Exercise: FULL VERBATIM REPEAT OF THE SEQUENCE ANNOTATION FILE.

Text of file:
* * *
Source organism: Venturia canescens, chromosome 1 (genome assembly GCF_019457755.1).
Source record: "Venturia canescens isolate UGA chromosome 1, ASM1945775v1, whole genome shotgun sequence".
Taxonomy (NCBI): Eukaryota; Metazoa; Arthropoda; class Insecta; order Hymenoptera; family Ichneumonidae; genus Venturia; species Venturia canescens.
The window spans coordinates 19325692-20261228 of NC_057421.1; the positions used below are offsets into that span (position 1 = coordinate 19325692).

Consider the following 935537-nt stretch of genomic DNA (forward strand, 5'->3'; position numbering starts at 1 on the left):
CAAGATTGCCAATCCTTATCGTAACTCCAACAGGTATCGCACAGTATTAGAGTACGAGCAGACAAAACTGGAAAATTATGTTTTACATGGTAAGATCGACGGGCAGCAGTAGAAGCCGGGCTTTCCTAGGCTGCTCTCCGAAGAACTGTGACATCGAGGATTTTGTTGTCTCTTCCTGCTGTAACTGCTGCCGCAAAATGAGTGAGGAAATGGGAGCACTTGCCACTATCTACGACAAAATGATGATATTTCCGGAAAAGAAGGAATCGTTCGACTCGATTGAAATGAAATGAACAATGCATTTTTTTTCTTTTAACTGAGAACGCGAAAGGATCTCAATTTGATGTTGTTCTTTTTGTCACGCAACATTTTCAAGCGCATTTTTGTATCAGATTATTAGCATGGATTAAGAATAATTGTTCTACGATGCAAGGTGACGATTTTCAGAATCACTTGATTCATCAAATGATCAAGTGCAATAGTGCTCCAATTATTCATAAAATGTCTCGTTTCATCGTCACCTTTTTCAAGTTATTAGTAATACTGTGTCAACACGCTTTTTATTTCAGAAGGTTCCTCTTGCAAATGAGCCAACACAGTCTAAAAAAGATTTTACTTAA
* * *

Source organism: Venturia canescens, chromosome 1 (genome assembly GCF_019457755.1).
Source record: "Venturia canescens isolate UGA chromosome 1, ASM1945775v1, whole genome shotgun sequence".
Taxonomy (NCBI): Eukaryota; Metazoa; Arthropoda; class Insecta; order Hymenoptera; family Ichneumonidae; genus Venturia; species Venturia canescens.
The window spans coordinates 19325692-20261228 of NC_057421.1; the positions used below are offsets into that span (position 1 = coordinate 19325692).

Consider the following 935537-nt stretch of genomic DNA (forward strand, 5'->3'; position numbering starts at 1 on the left):
CAAGATTGCCAATCCTTATCGTAACTCCAACAGGTATCGCACAGTATTAGAGTACGAGCAGACAAAACTGGAAAATTATGTTTTACATGGTAAGATCGACGGGCAGCAGTAGAAGCCGGGCTTTCCTAGGCTGCTCTCCGAAGAACTGTGACATCGAGGATTTTGTTGTCTCTTCCTGCTGTAACTGCTGCCGCAAAATGAGTGAGGAAATGGGAGCACTTGCCACTATCTACGACAAAATGATGATATTTCCGGAAAAGAAGGAATCGTTCGACTCGATTGAAATGAAATGAACAATGCATTTTTTTTCTTTTAACTGAGAACGCGAAAGGATCTCAATTTGATGTTGTTCTTTTTGTCACGCAACATTTTCAAGCGCATTTTTGTATCAGATTATTAGCATGGATTAAGAATAATTGTTCTACGATGCAAGGTGACGATTTTCAGAATCACTTGATTCATCAAATGATCAAGTGCAATAGTGCTCCAATTATTCATAAAATGTCTCGTTTCATCGTCACCTTTTTCAAGTTATTAGTAATACTGTGTCAACACGCTTTTTATTTCAGAAGGTTCCTCTTGCAAATGAGCCAACACAGTCTAAAAAAGATTTTACTTAA